A turkey and an eagle react differently to the threat of a storm. A turkey reacts by running under the barn, hoping the storm won’t come near. On the other hand, an eagle leaves the security of its nest and spreads its wings to ride the air currents of the approaching storm, knowing they will carry it higher in the sky than it could soar on its own. Based on your reaction to the storms of life, which are you? A turkey or an eagle.?My emotions push me to be a turkey. But my spirit wants me to be an eagle and spread my wings of faith and embrace the wind, placing my trust in Jesus alone. And when we do that we often experience everyday miracles:
His joy balances my pain. His power lifts my burden. His peace calms my worries. His grace is more than adequate to cover me, and his strength is sufficient to carry me through. Soaring becomes an adventure of discovering just how faithful He can be when I am way out of my comfort zone in the storm. Soaring is an adventure of discovering by experience His answer to my pain. And I imagine a smile of infinite tenderness on His face as the angels in heaven applaud, “Bud, you’re finally getting it. Now you’re beginning to understand one of the reasons why God has allowed these ‘bad’ things to happen to you.”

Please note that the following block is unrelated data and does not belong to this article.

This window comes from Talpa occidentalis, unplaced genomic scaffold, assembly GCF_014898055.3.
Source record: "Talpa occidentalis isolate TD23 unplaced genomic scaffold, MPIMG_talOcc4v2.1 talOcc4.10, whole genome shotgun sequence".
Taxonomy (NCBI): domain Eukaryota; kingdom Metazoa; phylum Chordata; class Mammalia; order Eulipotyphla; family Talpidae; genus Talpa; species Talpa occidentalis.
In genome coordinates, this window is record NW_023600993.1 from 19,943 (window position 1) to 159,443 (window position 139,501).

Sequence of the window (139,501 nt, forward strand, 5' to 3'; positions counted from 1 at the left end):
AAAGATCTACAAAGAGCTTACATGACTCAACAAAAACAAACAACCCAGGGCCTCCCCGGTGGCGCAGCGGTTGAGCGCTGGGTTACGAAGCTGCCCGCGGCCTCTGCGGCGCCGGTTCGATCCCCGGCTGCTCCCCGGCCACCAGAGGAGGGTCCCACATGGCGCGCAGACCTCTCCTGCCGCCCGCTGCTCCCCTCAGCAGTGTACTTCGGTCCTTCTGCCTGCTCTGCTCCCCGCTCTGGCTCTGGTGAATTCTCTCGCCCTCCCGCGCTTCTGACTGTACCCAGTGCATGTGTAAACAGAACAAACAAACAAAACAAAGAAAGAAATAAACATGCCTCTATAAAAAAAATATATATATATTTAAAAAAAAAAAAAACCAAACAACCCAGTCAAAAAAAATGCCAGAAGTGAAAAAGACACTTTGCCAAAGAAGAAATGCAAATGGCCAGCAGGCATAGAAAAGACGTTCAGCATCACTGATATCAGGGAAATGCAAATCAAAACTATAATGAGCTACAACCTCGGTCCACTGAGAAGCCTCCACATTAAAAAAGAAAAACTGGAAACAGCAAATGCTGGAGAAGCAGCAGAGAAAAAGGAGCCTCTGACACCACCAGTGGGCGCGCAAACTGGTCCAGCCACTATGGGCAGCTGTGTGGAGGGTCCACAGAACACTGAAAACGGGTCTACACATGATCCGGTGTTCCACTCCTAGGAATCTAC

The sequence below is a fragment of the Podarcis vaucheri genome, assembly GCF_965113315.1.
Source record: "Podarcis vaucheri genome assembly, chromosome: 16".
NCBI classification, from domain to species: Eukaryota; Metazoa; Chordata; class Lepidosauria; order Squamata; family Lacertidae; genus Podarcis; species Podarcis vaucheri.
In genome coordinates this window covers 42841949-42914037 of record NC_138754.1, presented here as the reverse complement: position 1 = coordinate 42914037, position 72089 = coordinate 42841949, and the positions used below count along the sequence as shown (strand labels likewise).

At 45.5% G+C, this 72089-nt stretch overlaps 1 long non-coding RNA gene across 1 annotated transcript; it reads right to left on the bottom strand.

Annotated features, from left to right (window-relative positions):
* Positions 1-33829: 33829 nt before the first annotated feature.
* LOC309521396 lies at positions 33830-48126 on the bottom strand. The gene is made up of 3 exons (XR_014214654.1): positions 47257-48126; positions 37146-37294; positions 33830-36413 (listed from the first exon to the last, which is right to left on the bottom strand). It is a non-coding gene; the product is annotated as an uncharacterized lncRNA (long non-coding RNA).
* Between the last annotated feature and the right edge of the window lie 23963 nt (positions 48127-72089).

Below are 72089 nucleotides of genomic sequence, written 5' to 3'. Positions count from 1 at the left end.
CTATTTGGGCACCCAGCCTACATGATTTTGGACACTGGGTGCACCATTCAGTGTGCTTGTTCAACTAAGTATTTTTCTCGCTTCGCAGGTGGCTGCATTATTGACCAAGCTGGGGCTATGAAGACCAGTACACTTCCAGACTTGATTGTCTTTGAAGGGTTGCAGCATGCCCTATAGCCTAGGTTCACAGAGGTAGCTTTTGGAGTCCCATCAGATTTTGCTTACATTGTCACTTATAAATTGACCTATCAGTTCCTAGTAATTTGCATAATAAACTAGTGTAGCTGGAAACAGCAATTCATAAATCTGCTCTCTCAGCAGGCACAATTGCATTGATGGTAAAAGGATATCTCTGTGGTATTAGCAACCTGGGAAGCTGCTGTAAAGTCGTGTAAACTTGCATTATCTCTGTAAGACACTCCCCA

And through it all I do understand. Soaring is so exhilarating. I find that I am no longer content to live in the barnyard of familiar comfort just for the relative security that seems to be there. I want to live by faith.
A Faith that triumphantly soars is possible only when the winds of life are contrary to personal comfort. That kind of faith is His ultimate purpose in allowing us to encounter storms of suffering.
Jesus taught us this lesson of triumphant faith in the little town of Bethany when his good friend Lazarus passed away and Jesus wasn’t there to stop it. In that remarkable scene He revealed God’s answer to their question, “Why did You let this bad thing happen?” The ultimate experience of Mary, Martha and Lazarus underscores the truth that God’s purpose for our lives is so much bigger than our own. And it reminds us of the challenge to trust His greater, ultimate purpose when bad things inevitably happen to us.
(Adapted from “Why?:Trusting God When You Don’t Understand,” by Anne Graham Lotz.)
Senior Pastor of Cactus Christian Fellowship